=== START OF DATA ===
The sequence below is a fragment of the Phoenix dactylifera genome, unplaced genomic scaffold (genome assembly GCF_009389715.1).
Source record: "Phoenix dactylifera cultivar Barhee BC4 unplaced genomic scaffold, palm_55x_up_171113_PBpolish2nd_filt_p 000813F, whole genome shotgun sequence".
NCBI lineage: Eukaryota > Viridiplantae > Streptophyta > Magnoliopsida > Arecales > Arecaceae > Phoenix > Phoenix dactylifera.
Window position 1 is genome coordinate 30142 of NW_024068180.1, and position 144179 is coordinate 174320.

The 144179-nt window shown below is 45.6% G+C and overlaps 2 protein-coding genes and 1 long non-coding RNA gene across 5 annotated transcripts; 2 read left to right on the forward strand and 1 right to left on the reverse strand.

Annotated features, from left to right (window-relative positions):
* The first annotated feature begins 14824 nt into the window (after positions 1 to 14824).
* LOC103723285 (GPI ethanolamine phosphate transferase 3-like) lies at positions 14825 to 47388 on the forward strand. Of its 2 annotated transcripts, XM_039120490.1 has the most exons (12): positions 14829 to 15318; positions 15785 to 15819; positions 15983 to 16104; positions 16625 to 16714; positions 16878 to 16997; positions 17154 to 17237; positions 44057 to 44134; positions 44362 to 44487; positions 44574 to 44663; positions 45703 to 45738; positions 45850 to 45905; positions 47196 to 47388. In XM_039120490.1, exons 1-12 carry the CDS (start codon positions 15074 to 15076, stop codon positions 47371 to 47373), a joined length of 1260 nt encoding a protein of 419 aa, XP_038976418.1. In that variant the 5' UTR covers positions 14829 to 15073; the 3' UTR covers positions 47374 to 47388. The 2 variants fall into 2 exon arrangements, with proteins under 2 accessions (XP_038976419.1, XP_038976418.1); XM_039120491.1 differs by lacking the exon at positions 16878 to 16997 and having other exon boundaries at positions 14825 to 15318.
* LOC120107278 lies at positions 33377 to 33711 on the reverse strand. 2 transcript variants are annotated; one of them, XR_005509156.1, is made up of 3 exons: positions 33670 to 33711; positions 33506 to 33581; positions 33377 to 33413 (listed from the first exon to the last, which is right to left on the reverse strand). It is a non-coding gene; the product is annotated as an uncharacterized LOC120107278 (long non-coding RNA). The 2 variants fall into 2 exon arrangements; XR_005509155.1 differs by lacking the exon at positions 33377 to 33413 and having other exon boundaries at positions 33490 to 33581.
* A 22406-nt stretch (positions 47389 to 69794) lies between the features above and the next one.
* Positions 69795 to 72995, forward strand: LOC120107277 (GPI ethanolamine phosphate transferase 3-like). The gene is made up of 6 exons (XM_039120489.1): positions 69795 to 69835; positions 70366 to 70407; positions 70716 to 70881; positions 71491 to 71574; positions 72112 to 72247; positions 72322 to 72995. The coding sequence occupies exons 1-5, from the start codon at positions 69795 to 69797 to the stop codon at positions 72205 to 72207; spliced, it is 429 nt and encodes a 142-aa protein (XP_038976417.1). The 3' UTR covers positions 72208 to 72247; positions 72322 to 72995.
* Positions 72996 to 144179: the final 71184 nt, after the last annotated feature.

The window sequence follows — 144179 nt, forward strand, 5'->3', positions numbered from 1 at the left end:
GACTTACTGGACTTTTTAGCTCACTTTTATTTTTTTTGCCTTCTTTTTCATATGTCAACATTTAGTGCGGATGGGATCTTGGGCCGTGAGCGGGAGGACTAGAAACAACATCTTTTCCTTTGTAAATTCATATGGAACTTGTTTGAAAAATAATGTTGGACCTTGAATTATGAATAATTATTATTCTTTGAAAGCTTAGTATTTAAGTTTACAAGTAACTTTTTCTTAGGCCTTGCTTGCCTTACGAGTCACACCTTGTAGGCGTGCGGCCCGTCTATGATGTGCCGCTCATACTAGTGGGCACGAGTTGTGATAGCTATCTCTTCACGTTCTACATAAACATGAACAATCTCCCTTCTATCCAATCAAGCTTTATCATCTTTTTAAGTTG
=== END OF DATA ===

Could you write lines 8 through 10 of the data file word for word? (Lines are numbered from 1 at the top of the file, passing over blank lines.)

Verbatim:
* LOC103723285 (GPI ethanolamine phosphate transferase 3-like) lies at positions 14825 to 47388 on the forward strand. Of its 2 annotated transcripts, XM_039120490.1 has the most exons (12): positions 14829 to 15318; positions 15785 to 15819; positions 15983 to 16104; positions 16625 to 16714; positions 16878 to 16997; positions 17154 to 17237; positions 44057 to 44134; positions 44362 to 44487; positions 44574 to 44663; positions 45703 to 45738; positions 45850 to 45905; positions 47196 to 47388. In XM_039120490.1, exons 1-12 carry the CDS (start codon positions 15074 to 15076, stop codon positions 47371 to 47373), a joined length of 1260 nt encoding a protein of 419 aa, XP_038976418.1. In that variant the 5' UTR covers positions 14829 to 15073; the 3' UTR covers positions 47374 to 47388. The 2 variants fall into 2 exon arrangements, with proteins under 2 accessions (XP_038976419.1, XP_038976418.1); XM_039120491.1 differs by lacking the exon at positions 16878 to 16997 and having other exon boundaries at positions 14825 to 15318.
* LOC120107278 lies at positions 33377 to 33711 on the reverse strand. 2 transcript variants are annotated; one of them, XR_005509156.1, is made up of 3 exons: positions 33670 to 33711; positions 33506 to 33581; positions 33377 to 33413 (listed from the first exon to the last, which is right to left on the reverse strand). It is a non-coding gene; the product is annotated as an uncharacterized LOC120107278 (long non-coding RNA). The 2 variants fall into 2 exon arrangements; XR_005509155.1 differs by lacking the exon at positions 33377 to 33413 and having other exon boundaries at positions 33490 to 33581.
* A 22406-nt stretch (positions 47389 to 69794) lies between the features above and the next one.